EZ Snap™ Floor Fidgets easily raise your new covers ¾ inch to compensate for any ¾ inch floor (wood, tile, or other) that has been installed any time since your baseboard heater was originally installed. May be used for any reason when the overall height has been shortened and the total height is less than 7-½ inches for standard height or 9-½ inches for the TALL height EZ Snap™ BaseBoard Covers. Just measure your overall desired height, subtract 1", drill a hole, preferably in a stud and attach it to the wall with the included screw.
EZ Snap™ Wall Contraptions are used when your wall back plate has been completely removed. EZ Snap™ Wall Contraptions receives your EZ Snap™ BaseBoard Cover and keeps your aluminum fin tube from sagging. These completely replace your wall back plate. To install, slide up from the bottom and make sure the top is at your desired height. Screw to the wall, then bend the front finger up to hold the fin tube in place.
Measure from wall to wall and subtract ½ inch (to allow for wiggle room when installing your new covers.) The endcaps can be pulled or slid ½ inch outward on either end to fit your existing length requirements. Choose 2 flush to wall end caps.
Measure the overall length of the existing unit with ends attached then subtract ½ inch (to allow for wiggle room when installing your new covers.) The endcaps can be pulled or slid ½ inch outward on either end to fit your existing length requirements. Choose 2 Closed or Open-end caps.
Measure from the corner to the end of the unit with ends attached then subtract ½ inch (to allow for wiggle room when installing your new covers.) The endcaps can be pulled or slid ½ inch outward on either end to fit your existing length requirements. Choose 1 Closed or Open-end & 1 flush to wall end cap.
Measure the left side from corner A to corner B (see diagram). Then subtract 3 inches for the 90 degree inside corner, then subtract another ½ inch (to allow for wiggle room when installing your new covers.) Repeat for the right side if also wall to wall. You need to subtract a total of 3½ inches from each side that is wall to wall. Choose your end caps.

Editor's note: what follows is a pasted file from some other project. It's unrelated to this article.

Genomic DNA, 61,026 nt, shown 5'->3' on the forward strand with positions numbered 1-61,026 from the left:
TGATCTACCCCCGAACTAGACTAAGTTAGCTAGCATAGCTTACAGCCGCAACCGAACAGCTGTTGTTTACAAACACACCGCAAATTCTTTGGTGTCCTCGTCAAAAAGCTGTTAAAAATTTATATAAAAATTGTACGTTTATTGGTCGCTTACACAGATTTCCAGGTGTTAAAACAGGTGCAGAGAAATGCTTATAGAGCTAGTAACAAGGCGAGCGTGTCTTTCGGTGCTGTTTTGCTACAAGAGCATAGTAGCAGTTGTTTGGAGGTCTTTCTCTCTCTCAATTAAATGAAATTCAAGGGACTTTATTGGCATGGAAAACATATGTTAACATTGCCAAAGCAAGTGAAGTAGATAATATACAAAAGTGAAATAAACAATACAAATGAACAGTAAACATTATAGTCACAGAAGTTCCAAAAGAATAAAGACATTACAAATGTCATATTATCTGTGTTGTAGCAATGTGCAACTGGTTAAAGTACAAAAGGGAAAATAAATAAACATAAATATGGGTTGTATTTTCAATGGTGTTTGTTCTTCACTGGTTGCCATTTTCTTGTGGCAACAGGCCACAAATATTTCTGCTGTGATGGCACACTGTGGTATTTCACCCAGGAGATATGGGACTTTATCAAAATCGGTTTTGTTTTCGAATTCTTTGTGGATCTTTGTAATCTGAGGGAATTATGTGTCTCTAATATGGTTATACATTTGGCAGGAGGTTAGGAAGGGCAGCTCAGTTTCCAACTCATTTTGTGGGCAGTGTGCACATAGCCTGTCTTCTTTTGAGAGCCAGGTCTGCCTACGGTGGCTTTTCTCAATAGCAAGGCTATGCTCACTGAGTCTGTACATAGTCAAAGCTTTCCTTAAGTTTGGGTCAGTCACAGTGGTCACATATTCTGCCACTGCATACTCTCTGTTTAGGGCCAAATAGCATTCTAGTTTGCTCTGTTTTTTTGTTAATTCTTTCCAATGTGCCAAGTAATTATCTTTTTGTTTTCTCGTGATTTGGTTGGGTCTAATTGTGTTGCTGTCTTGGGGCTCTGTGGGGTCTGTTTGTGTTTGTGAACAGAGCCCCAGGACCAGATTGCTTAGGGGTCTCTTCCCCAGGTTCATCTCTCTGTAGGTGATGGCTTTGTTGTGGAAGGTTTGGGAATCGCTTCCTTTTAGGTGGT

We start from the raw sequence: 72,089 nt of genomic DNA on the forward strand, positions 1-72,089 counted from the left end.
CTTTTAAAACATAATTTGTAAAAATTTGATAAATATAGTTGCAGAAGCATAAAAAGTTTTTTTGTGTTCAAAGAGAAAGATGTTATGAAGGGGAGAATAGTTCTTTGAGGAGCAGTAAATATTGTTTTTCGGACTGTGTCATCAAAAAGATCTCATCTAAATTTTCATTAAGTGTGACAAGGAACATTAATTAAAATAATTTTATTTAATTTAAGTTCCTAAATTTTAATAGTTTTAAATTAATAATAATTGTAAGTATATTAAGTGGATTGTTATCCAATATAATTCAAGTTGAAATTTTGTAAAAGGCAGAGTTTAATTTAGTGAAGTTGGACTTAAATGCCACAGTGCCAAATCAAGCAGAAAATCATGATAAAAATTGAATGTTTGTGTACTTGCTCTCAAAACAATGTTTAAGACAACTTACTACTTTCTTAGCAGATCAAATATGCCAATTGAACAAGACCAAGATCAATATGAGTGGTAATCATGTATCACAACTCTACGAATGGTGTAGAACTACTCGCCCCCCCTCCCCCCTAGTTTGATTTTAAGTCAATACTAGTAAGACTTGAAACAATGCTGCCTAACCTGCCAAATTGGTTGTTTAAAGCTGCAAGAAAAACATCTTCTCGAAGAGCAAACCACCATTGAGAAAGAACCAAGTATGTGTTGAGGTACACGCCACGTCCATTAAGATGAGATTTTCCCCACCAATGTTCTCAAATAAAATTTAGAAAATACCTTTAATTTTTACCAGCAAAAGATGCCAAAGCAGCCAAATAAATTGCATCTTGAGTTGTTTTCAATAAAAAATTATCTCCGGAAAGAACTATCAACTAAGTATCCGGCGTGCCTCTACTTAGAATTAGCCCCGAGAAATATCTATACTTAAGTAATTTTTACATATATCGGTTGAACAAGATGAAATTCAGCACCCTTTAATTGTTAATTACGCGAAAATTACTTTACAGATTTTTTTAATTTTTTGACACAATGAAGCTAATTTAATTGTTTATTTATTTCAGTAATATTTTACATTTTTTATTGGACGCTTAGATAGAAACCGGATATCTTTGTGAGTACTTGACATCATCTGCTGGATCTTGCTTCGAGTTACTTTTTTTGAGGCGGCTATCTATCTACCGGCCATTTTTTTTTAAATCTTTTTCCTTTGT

Measure the left side from the corner of the wall to the end of the unit with ends caps. Then subtract 3 inches for the 90 degree inside corner, then subtract another ½ inch (to allow for wiggle room when installing your new covers.) Repeat for the right side. You need to subtract a total of 3½ inches from both left and right sides. Choose your end caps.
L-Shaped outside radiators ending in the middle of the wall:
Measure from outside corner of the wall A to the end of the radiator unit with end caps attached B, then subtract ½" (to allow for wiggle room when installing your new covers.)
Measure from outside corner of the wall to the corner of the wall, then subtract 1/2" (to allow for wiggle room when installing your new covers.)
Left leg - measure from the corner out to the end of the radiator subtract 3" for the corner and ½ (to allow for wiggle room when installing your new covers.)
Center leg - measure from corner to corner and subtract 3" for each corner a total of 6"
Right leg - measure from the corner out to the end of the radiator subtract 3" for the corner and ½" (to allow for wiggle room when installing your new covers.).
We recommend that you order covers a little longer than normal and cut them on site, as there are many opportunities for mistakes in measuring and installation. By cutting on site you can fit and cut to fit. The covers can be cut with a good quality jigsaw and a fine metal cutting blade.
Now that you’ve learned how to measure baseboard heaters,
you’re ready to order.